Tricks and Tragedies

Burrowing Owl

Image credit: USGS, Columbia Env. Research Center

As we did occasionally, one day a little after midsummer, we were exploring in our neighbor's grassy area, where the original sod had never been plowed. that were about ready to fly. We played with them for quite a while. One of the most interesting things we did was to hold our finger in front of their bill, about two or three inches away, and move it in a circle around their head. They would keep their bill pointed straight at our finger and follow it around for slightly less than two full turns, which seemed to be their limit. [Then] snap! they would untwist their neck so fast it could hardly be seen, and stop with their bill still pointing straight at our finger and ready for another two turns. The reason we thought they were nearly ready to leave was that we went back a day or two later and the nest was empty. We explored far and wide but were unable to find any trace. We wondered whether we had hastened their exit, or whether they were that near ready to leave. We had been watching for an attack by the mature owls while we were playing with the young ones, but we never even saw them flying near.

After Mama had spent several years doing the washing by hand she finally got a hand-powered washing machine and we supplied the hand power. Mama expected the machine to be powered with steady supply of power at a reasonable speed but for some reason it was I think my mother sometimes wished she had her old system back. The machine had a flywheel on it that ran four to six times as fast as the crank handle. The manufacturer never expected his product to be used like that one was, and wasn't required to have safety features so that boys could run it safely. Consequently it was the cause of several sore fingers and thumbs. The flywheel was placed close to the machine so that if a finger or thumb got in the spokes there was a thud and the machine stopped running and at least a finger or thumb was bandaged.

Mosquitoes were probably the worst pest on the prairie. In the spring they were the worst. If we were walking somewhere a cloud of them rose up in front of us and almost immediately we were fighting them off to keep from getting bitten all over any exposed skin. Even then we would usually get covered with welts and [go] nearly crazy with itching.

One day Ed tantalized Mama to the extent that she was going to punish him but he ran out of the sod house door and was running away. Mama grabbed up a potato, followed him out, threw it at him and was, as she considered, fortunate enough to hit him on the head with it. He must have done something that she considered was pretty bad because she rarely physically punished any of us. She was very patient and we usually obeyed her even though sometimes haltingly. She would sometimes take us by the arm and start us to what we were expected to do and we dared not resist beyond that.

We were told to be careful not to spill pepper on the stove. One evening a little late we were getting into mischief (the folks said)—learning by experimenting what we were supposed to know because we were told. The folks had already gone to bed so we shook a little pepper on the stove to see what it was like, and leaned over the stove to get the first whiff of [it]. To our surprise we could smell nothing. We did learn something though, and that was that even inside a house air currents too soft to be detected [are] present. Soon from the bedroom came, “Who's putting pepper on the stove?” We learned several things that evening.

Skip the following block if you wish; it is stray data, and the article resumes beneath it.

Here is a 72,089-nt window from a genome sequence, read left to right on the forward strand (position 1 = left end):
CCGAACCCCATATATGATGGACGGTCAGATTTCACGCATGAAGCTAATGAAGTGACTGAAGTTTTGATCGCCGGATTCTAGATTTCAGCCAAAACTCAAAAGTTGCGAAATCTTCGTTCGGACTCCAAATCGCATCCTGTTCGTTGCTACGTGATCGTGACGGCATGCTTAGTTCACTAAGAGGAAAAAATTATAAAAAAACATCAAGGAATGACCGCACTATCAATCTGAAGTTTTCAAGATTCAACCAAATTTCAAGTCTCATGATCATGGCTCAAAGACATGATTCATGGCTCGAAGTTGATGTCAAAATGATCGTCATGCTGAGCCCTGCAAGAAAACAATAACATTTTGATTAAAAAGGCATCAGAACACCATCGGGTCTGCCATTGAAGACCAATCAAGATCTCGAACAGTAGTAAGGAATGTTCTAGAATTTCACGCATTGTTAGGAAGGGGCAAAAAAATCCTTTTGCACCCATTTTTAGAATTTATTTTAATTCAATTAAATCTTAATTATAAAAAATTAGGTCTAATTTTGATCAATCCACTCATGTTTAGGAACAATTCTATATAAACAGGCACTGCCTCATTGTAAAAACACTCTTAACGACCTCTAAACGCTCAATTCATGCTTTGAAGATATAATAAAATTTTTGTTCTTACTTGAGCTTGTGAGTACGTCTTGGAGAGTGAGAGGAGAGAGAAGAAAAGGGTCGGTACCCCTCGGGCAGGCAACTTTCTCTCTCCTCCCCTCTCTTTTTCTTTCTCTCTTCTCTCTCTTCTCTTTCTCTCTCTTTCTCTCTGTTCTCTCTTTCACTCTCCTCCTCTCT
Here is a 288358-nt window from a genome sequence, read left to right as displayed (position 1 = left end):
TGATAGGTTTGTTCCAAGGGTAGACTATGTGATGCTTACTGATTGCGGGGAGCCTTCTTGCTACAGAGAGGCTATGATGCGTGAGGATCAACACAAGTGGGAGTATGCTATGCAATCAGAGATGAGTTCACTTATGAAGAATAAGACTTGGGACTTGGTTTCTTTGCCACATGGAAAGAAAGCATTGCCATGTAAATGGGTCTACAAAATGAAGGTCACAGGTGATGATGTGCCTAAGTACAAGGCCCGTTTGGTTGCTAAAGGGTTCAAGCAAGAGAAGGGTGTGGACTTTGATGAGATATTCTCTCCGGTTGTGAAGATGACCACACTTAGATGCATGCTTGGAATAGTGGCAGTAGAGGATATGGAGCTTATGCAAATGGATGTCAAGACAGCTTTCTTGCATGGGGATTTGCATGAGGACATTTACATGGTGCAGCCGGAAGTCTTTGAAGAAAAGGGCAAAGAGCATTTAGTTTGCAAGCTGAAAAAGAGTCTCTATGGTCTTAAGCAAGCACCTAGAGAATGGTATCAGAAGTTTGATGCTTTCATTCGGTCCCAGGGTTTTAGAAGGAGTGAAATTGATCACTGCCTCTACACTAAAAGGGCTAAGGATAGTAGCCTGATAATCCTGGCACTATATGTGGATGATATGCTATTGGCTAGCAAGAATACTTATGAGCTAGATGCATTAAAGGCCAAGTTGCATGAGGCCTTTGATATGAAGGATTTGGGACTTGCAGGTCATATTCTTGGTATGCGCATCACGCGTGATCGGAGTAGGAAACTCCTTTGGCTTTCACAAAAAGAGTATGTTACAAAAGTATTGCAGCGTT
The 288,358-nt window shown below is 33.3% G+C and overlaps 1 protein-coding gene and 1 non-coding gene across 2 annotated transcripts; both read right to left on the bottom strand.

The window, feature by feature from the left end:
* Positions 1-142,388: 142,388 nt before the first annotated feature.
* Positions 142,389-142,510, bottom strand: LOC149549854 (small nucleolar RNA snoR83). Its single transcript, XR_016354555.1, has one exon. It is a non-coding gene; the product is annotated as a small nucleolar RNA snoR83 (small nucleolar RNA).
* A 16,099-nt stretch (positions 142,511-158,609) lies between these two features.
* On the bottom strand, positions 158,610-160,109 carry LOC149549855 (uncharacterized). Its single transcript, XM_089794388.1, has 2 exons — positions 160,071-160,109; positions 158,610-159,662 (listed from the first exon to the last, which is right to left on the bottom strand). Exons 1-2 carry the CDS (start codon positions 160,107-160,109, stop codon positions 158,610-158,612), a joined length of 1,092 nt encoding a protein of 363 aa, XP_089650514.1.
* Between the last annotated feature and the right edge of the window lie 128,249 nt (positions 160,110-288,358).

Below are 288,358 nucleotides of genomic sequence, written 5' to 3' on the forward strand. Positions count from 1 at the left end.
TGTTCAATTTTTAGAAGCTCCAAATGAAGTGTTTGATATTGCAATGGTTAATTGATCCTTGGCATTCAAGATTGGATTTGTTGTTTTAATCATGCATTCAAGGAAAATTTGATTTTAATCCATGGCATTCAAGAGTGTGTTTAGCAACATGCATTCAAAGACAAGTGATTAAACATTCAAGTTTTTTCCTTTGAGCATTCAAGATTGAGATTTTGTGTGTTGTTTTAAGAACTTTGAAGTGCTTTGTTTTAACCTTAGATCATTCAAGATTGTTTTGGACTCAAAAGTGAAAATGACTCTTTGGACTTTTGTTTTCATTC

One of the things we boys had to do was to clean the barn quite regularly. The usual process was something like this: we would pile the manure up outside the back door of the barn far enough away so it would not be against the wall of the barn. The pile would usually [be warm] summer or winter. Toward spring was the usual time to haul it away. By that time there was much less to haul away than we had put there in the first place. Really, it should have been spread on a field or garden before it lost most of its fertility. We didn't learn of its value as fertilizer till later.

About 1917 we acquired a pair of geese (large). They were interesting to have around but they would chase around till they would fall down and then they would pull their hair, clothes, their fingers and so on till we older ones came to their rescue. Harold did not seem to get in on this for some reason or another but he was aware of the geese chasing and tormenting the younger ones. One spring morning we were harnessing and preparing a four-horse team for working in the field. The geese were around and so was Harold chasing them close around to where we were working. As time went on, he was getting braver and braver and boasting, “The geese won't chase me.” The geese were aware that we older ones got after them if they tormented the younger ones so they put up with him chasing them as long as he was quite close by where we were working. He repeated, “The geese won't chase me,” and got braver yet and chased them around [behind] the barn. [He] barely got out of sight when the geese turned on him and he came sailing back with the geese right behind. We didn't go after the geese this time but that was the end of his chasing the geese.

About this time we had a few colts, one of which was a beautiful and extraordinarily lively colt. She was also self-willed. Dad had her mother in a team and was sure [the colt] would be determined to go along so Dad determined to take her. [Instead,] she determined to stay. Dad and Mama drove her out to her mother and closed a single strand barbed wire gate behind her and Dad drove [the team] off. [The colt followed] a very short way and then decided to turn back and ran at an angle into the wire and virtually sawed her head one third off, severing her jugular vein. In a very few minutes she was dead even though the folks tried to staunch the flow with flour. We children were returning home and were there soon after it happened and there she lay dead. We loved that colt. We felt so bad.

Greater Prairie Chicken

Image credit: Saskatchewan Environment

One cold, quite stormy, snowy winter day, Mom stepped outside for something and there a few yards from her in the shelter of the south side of the sod house was a prairie chicken. Prairie chickens are usually easily scared away. However being out of the cold north wind made it braver and it didn't move. Mom quietly stepped back in the house, picked up a gun, peeked out the door, and shot the prairie chicken and we had chicken for dinner that evening. Prairie chickens are quite meaty and good eating.